Africa

Josh P

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Joined
Dec 23, 2012
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67
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WASHINGTON
Of all the post I've been reading in this thread and I may be mistaken. I dont remember anyone saying that they have shot an eland with a 270wsm and that is their go to cartridge for eland. Most animals when shot shrink when they hit the ground the eland is not one it is thick and massive. My point is this it's BIG! and potentially 2000 plus pounds any animal in this weight class in not your average plains game critter deserving of a large caliber heavy bullet. Seen elk killed with a 243 not ideal but can be done doesn't mean it should be or is best.
 

gillettehunter

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Jul 8, 2010
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Gillette Wy
You have read a variety of opinions on the topic. Looks like to me about 2:1 in favor of a heavier rifle for the eland. Maybe I'll suggest that you look at it this way. In my opinion a .270 is about as light as I want to use for elk. I have killed or been in on killing around 70 elk. Those that hunt them a lot generally use something bigger. There are plenty of exceptions, but this is not a bad generalization. Talk to Broz about killing elk. He sometimes helps with over 100 in a year. Talk to bigngreen about bullets on elk shoulders. He was a meat cutter for a time. Look up his thread on the subject. Now a big eland bull will be about 3 TIMES the size of an 5 point bull elk. How much thicker is the shoulder on an eland? What do you do if you only have 2 days to hunt eland and you get less than ideal angle to shoot on the last day? Do you take the marginal shot or let him walk?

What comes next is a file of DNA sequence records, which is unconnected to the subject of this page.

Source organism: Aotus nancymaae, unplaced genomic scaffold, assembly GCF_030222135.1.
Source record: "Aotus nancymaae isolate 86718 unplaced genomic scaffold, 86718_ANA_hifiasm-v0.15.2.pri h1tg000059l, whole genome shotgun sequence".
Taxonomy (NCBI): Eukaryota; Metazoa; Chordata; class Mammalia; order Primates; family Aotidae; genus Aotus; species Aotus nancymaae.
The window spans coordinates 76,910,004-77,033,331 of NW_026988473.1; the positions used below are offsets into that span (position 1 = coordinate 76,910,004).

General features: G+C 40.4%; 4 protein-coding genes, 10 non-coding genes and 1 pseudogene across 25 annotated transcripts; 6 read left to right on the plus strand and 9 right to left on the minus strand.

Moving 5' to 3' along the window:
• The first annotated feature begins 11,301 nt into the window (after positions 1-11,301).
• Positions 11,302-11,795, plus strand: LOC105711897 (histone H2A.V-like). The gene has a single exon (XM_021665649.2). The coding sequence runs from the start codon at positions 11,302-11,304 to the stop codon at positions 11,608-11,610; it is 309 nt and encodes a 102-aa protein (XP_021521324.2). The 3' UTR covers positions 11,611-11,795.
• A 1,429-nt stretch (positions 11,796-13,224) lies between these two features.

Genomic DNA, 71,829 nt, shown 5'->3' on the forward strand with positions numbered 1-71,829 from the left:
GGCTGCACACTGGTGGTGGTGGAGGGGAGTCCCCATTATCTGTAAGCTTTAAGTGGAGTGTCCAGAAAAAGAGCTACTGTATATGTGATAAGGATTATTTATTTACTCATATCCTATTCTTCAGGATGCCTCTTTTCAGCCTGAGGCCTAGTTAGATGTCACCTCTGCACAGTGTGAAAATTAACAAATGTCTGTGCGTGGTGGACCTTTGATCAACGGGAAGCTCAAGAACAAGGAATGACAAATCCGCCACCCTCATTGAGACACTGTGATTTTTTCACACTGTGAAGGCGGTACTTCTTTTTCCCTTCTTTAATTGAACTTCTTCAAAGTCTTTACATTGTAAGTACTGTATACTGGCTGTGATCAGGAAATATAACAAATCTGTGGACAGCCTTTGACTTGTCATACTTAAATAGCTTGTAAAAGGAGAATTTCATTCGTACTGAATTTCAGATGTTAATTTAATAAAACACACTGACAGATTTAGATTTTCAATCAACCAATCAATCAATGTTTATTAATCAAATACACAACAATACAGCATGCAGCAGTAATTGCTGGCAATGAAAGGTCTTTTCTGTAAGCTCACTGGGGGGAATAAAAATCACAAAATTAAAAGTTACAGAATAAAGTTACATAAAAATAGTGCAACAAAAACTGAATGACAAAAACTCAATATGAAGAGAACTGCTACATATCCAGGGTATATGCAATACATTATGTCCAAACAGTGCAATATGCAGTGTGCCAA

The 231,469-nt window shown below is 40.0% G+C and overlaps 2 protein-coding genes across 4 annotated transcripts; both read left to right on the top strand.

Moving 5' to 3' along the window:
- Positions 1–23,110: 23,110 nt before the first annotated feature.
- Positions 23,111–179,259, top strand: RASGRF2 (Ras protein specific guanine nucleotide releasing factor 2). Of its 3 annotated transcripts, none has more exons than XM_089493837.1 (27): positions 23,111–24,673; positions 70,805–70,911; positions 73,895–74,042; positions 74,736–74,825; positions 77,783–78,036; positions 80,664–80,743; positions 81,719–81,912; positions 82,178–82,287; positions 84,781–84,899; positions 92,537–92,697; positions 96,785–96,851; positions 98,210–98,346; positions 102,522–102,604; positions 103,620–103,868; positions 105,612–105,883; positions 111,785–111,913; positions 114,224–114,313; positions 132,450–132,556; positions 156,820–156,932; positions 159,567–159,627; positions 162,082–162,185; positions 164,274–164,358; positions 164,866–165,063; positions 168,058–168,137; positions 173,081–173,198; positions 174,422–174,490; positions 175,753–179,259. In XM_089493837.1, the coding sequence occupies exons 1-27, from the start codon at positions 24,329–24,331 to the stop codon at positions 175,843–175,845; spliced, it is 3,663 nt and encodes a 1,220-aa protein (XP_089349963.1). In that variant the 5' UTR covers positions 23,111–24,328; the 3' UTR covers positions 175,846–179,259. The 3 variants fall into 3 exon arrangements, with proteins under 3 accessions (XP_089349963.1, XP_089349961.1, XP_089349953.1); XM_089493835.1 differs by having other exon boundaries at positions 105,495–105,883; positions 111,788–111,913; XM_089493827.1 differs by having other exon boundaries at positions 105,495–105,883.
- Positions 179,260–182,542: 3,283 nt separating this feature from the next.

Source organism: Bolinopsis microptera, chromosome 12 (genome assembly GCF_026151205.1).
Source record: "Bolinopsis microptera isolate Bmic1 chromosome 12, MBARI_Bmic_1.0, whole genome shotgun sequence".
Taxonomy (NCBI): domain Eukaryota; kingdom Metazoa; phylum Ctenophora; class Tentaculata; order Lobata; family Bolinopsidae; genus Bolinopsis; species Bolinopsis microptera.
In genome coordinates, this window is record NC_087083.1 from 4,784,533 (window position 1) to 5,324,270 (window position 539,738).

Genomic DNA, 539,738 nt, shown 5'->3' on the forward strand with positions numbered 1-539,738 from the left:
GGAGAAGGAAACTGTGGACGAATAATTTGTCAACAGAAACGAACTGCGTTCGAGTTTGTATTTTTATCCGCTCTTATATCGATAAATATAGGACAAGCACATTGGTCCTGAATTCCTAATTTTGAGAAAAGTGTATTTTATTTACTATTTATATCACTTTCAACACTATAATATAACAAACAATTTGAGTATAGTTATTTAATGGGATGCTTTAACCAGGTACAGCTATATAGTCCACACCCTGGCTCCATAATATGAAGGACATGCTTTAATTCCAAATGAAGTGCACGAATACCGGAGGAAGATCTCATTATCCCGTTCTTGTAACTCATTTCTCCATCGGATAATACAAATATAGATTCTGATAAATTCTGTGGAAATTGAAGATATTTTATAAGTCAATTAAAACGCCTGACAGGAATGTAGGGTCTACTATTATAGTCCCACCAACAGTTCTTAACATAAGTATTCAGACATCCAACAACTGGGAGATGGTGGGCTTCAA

The truth is your .270WSM with a good 140-150 gr bullet will do the job if you put it where it needs to go. The problem is you should wait for the ideal angle to take the shot. That may require you to pass on a number of opportunities that would of been appropriate with a bigger caliber/bullet. As long as you accept your limitations then have at it. Would like to read a hunt report when you get back.
I've been to Africa 3 times, hunted with 5 different companies in 3 different countries. I have taken around 25 head of African animals. I have some basis for comparison.
Bruce
 

BTL

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Oct 21, 2009
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Many different points of view, a lot to consider. One thing that hasn't been addressed is the issue of shooting a rifle that you are competent with; taking a 375 H&H does little good if you're not comfortable shooting one. Accuracy is key, everything else takes second place. I've got a 300 Weatherby but wouldn't consider taking it because of the bloody recoil. I just don't shoot it well.
My brother has brought his 375 to Africa 5 times so far and he will be going again with a first time friend in a couple months. He is obviously comfortable with his 375 as am I, up to a point. I would not want to spend an afternoon working up loads while shooting it from a bench, but shooting it a half a dozen times in an outing over the course of a day it is fine. To me it is not a whole lot different than shooting my 338.

Like you said it all boils down to your comfort and confidence level. Learning African animal anatomy for shot placement is critical. No pocket behind the shoulder shots in Africa, no vitals to hit there.
Good luck to you and enjoy everything you see and ask a lot of questions of your PH.
BTL
 

rbTanzan

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Joined
Sep 11, 2012
Messages
90